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10.3. Fonts and Text

The font property has also picked up a few new values in CSS2:

caption
icon
menu
message-box
small-caption
status-bar 

These values give the font property the ability to match the font family, size, weight, and so forth, according to the settings users have specified on their computers. For example, icons on a Macintosh are typically labeled using 9-point Geneva. Assuming that hasn't been changed by the user, any font declaration with a value of icon will result in 9-point Geneva for that text -- as long as the page is viewed using a Macintosh:

SPAN.OScap {font: icon;}  /* will look like icon labels in OS */

On a Windows system, of course, the font would come out different, and under other window managers (like X), it would look different still. The flexibility is certainly interesting, and it allows the author to easily create pages that have an appearance familiar to the user.

10.3.1. New Font Properties

The font section gains two new properties in CSS2. font-size-adjust is intended to help browsers make sure that text will be the intended size, regardless of whether the browser can use the font specified in the style sheet. It is often a problem that authors will call for a font that is not available to the user, and when another font is substituted, it's either too big or too small to read comfortably. This new property addresses that very problem, and should be very useful for authors who want to make sure that their documents are readable no matter what font is substituted.

The other new font property is font-stretch , which allows you to define variable widths for the fonts you use. This is similar to setting a character width in a desktop publishing system. The property uses keywords such as ultra-condensed , wider, and expanded. The changes are handled in a fashion similar to font weights, where a table of condensed and expanded font faces is constructed, and the keywords are assigned to various faces. If no face exists, the user agent may try to scale a font on its own, or it may simply ignore font-stretch altogether. Figure 10-13 shows what a font might look like for each possible value of font-stretch.

Figure 10-13

Figure 10-13. Stretching fonts

then absolutely position one of its children, as shown in Figure 9-23.

Figure 9-23

Figure 9-23. Nested absolutely positioned elements

The small box B in the lower-left corner of the element A is a child of A, which is in turn a child of a relatively positioned DIV. B was absolutely positioned, as was element A, using styles like these:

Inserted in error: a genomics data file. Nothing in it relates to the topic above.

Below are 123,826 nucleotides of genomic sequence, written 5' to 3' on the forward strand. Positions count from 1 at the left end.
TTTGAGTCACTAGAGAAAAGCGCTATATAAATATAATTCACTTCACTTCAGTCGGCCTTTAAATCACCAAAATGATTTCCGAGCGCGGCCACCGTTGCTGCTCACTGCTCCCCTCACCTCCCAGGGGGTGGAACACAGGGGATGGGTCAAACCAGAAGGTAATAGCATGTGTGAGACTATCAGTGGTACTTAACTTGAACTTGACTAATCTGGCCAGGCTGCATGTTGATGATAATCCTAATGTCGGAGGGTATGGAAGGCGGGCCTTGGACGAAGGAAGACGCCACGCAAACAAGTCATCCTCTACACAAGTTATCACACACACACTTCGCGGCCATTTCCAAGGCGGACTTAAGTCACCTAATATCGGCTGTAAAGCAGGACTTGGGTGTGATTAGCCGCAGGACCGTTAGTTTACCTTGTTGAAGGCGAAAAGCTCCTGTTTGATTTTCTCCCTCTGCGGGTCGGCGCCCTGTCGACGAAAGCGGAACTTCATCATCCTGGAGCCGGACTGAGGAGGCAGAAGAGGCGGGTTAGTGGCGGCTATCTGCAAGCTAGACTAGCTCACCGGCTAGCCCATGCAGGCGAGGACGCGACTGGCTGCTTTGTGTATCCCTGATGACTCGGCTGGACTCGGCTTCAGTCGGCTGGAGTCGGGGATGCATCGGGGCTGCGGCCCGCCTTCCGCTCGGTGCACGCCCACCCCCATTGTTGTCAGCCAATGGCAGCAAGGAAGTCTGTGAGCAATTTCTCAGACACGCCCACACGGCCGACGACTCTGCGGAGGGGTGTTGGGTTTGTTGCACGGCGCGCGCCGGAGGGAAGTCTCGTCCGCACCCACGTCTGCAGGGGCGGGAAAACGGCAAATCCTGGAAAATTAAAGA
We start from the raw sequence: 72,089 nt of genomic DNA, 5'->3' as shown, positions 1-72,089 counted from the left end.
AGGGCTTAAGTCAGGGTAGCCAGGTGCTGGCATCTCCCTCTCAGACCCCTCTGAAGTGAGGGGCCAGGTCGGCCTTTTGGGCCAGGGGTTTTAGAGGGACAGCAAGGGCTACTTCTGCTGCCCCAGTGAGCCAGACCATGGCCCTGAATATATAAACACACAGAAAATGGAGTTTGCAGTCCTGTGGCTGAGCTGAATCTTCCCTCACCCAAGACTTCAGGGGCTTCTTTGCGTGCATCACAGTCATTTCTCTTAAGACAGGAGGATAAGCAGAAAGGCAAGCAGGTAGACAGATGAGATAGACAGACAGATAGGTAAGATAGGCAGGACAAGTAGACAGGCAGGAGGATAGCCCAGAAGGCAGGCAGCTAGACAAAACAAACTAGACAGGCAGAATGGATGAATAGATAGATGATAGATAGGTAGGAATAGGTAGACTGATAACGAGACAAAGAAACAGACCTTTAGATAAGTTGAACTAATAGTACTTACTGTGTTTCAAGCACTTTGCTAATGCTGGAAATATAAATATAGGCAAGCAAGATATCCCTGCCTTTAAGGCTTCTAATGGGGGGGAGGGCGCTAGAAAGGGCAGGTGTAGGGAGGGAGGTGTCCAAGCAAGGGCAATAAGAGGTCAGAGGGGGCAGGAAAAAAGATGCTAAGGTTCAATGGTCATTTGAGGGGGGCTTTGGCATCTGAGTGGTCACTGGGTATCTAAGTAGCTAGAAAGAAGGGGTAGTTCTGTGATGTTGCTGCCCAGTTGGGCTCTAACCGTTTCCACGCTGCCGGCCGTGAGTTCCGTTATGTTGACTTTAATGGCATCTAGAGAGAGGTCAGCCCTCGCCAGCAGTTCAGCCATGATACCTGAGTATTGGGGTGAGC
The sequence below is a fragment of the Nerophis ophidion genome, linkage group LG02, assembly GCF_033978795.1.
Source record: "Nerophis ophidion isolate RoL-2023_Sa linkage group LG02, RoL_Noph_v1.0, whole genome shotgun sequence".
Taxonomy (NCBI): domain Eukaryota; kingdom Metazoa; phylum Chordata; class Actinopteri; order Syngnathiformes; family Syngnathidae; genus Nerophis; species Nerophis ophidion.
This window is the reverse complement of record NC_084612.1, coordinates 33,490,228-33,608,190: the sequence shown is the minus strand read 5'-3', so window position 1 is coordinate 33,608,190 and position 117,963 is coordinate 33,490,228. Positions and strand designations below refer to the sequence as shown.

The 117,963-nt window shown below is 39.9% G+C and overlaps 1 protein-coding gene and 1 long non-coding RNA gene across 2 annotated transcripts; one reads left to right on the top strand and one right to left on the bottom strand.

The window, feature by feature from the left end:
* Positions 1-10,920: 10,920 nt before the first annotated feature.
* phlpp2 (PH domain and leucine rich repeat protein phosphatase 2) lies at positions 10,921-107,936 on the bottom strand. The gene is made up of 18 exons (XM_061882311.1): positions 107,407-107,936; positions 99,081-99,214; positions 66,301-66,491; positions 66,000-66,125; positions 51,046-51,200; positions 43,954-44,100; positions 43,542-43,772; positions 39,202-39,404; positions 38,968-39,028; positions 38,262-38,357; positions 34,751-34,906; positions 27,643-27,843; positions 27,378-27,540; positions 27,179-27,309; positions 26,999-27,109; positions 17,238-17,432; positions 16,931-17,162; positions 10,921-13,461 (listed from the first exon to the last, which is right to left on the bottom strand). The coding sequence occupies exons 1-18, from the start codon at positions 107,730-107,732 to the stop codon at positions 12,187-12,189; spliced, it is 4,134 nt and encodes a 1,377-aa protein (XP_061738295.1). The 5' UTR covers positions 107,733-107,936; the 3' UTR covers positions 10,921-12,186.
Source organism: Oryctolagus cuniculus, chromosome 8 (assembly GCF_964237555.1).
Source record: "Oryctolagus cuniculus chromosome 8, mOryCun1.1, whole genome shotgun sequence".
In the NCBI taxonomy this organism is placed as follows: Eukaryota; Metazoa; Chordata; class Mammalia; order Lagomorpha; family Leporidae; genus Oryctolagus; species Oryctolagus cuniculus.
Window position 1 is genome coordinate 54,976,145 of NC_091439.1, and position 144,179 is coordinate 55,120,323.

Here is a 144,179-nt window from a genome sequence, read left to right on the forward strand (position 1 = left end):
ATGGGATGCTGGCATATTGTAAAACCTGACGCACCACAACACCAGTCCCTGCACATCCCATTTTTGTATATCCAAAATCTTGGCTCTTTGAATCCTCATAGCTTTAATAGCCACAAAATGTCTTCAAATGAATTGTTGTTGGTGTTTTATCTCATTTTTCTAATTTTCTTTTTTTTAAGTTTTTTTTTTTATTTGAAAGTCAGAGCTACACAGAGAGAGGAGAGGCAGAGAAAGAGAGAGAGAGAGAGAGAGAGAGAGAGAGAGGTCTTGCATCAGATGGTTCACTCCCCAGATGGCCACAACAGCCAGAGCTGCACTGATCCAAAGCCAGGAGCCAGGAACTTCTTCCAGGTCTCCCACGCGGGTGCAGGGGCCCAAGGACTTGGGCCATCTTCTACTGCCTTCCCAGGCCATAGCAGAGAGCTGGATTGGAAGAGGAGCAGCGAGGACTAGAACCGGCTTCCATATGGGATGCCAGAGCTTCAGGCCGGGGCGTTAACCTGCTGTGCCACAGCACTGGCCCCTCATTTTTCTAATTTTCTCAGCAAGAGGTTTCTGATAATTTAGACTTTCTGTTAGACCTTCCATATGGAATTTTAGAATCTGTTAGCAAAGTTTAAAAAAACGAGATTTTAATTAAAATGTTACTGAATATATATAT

DIV {position: relative;}
P.A {position: absolute; top: 0; right: 0; width: 15em; height: auto;



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var is_nav = ((agt.indexOf('mozilla') != -1) && (agt.indexOf('spoofer') == -1) && (agt.indexOf('compatible') == -1)); var is_nav4 = (is_nav && (is_major == 4)); if (is_nav4) {onresize = location.reload();} </SCRIPT>

This should cause the document to be reloaded whenever the browser window is resized in any version of Navigator 4.

The script used for this trick was adopted from a technique presentedpredefined levels, with 100 as the lightest variant of the font, and 900 as the heaviest.

In fact, there is no intrinsic weight in these numbers. The CSS specification says only that each number corresponds to a weight at least as heavy as the number that precedes it. Thus, 100, 200, 300, and 400 might all map to the same relatively lightweight variant, while 500 and 600 could correspond to the same heavier font BODY {background: yellow;}

After the @import statement in our example, we find some ordinary styles. What they mean doesn't actually matter for this discussion, although you can probably guess that they set H1 elements to be maroon and BODY elements to have a yellow background.

Styles such as these comprise the bulk of any embedded style the course of wrapping text so that it fits inside the browser's window, for example, or inside a parent element. The only effect margins have on line-breaking is that, by causing extra space to appear within the line, they can move content over. This may cause a line to break at a different spot than it ordinarily would have.

Turn to Figure 7-25 to see what happens when an inline element with a margin is displayed across multiple lines: